Thursday, June 30, 2011

Wrap up: Simple Cooking

During our 3 weeks in Aspen (we leave Sunday), I've been paying a lot of attention to the contrast between elaborate restaurant meals and simple, more healthful home cooking -- as I've mentioned. When we arrived, I set myself a challenge: to cook without many condiments, spices, and extra ingredients; that is, I've been trying to buy only plain, unprocessed foods that are intended to be eaten at one or two meals. I'm avoiding a lot of food that normally remains on the shelf or in the refrigerator and would go to waste when I leave. Even peanut-butter-and-jelly sandwiches or hot dogs with crisp rolls and mustard qualify for my simple fare.

Here are a few things I've done. One night, I flavored pan-fried lamb sirloin with strips of red pepper, and served it with mustard, a few tomato wedges and sprigs of cilantro, and a side of steamed broccoli.

For dessert we ate fruit: cut-up cantaloupe, and strawberries. The cantaloupe was unadorned, but I glazed the berries with a mixture of 1/3 cup apricot jam (initially destined for PB&J) and 2 tablespoons of my wonderful wine vinegar made from Italian Pinot Grigio. I heated the glaze in a pyrex cup in the microwave so that it would melt together and be able to coat the strawberries. Sugar would be easier -- but bulk items like sugar or flour weren't on my very short list of pantry staples.

Another day, I made meatballs with sweet-sour sauce from some moderately low-fat ground beef.

To make the meatball mixture, I had no flour or prepared bread crumbs, but I crushed a few AkMak sesame crackers to serve that purpose. Besides fixing the texture, this gave the meat balls a bit of sesame flavor. Other ingredients: an egg, some chopped onion, and of course my Spanish smoked paprika and Trader Joe's salt, the two trusty spices I brought with me. The meatball mixture also had a tablespoon or two of the sweet-sour sauce I made. In this: a can of prepared organic tomato sauce, a drizzle of my wonderful vinegar, a shake of salt and paprika, and 2 purloined packets of brown sugar from a cafe (yes, that's cheating, I know, but I did buy a cup of coffee). I sauteed the meatballs in a bit of olive oil and added the sauce, which I'd heated in the microwave. Garnish again: tomato and fresh cilantro. On the side: fresh pineapple chunks also from the supermarket.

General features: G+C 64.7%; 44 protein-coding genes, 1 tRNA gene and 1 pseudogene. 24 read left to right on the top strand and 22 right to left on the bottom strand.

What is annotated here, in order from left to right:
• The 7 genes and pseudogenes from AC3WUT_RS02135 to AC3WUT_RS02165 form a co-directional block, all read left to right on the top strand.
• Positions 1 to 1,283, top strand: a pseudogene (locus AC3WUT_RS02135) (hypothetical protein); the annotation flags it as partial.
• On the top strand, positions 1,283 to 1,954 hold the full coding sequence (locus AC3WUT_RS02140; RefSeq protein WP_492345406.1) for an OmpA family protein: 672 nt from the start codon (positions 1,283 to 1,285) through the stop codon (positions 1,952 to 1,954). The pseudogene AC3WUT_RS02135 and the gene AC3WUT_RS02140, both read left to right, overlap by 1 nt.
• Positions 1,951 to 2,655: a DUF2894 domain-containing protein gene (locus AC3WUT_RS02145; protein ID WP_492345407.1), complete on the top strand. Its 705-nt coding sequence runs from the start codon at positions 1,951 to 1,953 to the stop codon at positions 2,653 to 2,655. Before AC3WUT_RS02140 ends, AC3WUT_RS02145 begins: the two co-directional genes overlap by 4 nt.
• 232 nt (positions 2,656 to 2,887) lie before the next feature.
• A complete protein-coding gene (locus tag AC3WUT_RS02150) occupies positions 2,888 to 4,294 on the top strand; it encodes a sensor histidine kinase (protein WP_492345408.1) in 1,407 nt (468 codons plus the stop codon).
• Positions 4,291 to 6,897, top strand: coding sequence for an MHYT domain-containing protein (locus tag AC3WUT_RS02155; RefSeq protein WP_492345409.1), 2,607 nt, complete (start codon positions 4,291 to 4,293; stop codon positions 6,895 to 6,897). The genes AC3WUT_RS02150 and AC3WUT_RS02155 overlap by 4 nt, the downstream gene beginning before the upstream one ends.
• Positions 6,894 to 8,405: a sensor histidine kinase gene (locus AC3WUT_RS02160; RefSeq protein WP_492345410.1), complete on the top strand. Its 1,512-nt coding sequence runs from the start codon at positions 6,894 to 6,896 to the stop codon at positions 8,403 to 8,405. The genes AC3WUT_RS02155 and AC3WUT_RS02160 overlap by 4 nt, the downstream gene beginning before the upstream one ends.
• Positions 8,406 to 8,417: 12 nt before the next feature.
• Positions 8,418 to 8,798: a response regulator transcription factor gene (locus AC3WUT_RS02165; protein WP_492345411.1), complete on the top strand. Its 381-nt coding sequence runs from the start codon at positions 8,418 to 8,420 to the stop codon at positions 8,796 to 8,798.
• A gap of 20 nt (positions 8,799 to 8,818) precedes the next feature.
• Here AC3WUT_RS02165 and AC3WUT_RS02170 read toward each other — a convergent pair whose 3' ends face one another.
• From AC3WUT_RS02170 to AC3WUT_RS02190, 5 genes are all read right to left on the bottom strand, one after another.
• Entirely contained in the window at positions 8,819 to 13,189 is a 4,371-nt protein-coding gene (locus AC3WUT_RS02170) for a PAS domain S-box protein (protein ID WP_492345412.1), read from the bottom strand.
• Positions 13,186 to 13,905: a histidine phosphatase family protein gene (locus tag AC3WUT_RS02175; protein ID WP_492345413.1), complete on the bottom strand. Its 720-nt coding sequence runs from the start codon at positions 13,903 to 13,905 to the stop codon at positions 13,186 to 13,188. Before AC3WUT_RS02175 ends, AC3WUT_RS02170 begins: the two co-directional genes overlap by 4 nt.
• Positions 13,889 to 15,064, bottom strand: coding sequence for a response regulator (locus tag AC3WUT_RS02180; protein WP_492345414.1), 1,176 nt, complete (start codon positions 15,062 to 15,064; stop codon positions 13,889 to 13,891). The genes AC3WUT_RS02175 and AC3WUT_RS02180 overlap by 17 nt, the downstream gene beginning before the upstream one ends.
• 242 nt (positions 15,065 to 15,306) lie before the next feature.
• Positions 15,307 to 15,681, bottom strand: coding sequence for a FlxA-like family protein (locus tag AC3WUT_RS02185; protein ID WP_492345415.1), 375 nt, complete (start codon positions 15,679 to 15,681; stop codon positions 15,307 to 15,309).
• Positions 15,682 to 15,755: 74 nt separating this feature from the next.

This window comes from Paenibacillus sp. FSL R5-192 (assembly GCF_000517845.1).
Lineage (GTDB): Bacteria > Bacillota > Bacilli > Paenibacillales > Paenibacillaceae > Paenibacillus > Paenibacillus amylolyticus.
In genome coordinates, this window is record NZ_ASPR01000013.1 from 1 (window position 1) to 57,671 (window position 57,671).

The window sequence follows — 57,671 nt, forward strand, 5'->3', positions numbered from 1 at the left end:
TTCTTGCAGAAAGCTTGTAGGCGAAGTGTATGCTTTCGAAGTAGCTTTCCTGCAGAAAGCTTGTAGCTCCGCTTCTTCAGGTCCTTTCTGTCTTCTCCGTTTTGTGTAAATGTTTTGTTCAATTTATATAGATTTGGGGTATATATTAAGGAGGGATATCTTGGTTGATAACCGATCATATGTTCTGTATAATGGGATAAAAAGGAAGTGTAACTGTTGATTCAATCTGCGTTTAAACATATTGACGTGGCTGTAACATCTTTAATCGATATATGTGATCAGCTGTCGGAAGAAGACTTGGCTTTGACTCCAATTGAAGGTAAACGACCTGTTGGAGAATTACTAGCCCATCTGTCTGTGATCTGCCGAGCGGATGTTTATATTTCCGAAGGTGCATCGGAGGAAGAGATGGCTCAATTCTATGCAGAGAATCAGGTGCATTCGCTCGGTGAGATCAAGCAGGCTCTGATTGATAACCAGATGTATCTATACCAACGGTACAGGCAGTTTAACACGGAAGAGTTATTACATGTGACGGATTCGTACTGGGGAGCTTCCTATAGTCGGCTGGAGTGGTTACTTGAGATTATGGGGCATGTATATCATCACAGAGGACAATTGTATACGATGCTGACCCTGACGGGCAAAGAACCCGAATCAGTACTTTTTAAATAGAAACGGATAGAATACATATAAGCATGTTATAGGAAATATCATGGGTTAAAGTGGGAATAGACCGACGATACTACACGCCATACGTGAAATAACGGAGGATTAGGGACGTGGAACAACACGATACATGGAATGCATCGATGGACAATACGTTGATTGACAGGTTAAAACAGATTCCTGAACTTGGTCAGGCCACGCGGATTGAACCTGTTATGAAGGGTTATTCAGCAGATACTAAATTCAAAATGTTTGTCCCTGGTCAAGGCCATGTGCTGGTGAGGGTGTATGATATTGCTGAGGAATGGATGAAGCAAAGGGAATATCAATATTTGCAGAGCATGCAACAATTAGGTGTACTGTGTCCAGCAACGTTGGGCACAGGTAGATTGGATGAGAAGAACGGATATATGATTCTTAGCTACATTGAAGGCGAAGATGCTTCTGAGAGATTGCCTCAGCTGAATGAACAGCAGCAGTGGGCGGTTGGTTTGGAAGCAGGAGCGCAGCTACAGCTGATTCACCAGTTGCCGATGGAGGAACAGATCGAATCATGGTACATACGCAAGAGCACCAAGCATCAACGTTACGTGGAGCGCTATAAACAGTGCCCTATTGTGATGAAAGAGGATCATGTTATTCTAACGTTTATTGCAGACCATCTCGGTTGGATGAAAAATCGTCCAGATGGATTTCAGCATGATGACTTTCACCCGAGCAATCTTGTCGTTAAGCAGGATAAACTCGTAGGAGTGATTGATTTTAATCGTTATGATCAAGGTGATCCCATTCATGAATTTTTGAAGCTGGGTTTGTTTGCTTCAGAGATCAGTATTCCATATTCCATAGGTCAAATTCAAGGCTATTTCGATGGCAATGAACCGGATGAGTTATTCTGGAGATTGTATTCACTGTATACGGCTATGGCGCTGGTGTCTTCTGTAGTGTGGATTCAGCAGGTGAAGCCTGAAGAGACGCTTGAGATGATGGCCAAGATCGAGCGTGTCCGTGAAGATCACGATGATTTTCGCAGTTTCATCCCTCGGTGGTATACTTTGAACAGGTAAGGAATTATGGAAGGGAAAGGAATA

Not all restaurant cooking is that much different, though it frequently has considerably more added fat and salt. Here is an admittedly delicious restaurant salad at Mezzaluna restaurant that wasn't that much more complex than my concoctions:

The restaurant salad did contain quite a few more ingredients than most of my productions. The price was also a lot higher than cooking at home -- the overwhelming cost of restaurant meals is another motivating factor here in Aspen more than most places.


Jeanie said...

I'd say you achieved your goal -- and it all looks delicious!

Anonymous said...

I think I would say that too :) Looks good. Would you mind if I included it with the recipes on They always love more recipe ideas like this :) and i think the community there would love it :)

Mae Travels said...

Anyone is free to republish my recipes. I'd like a link back if you do.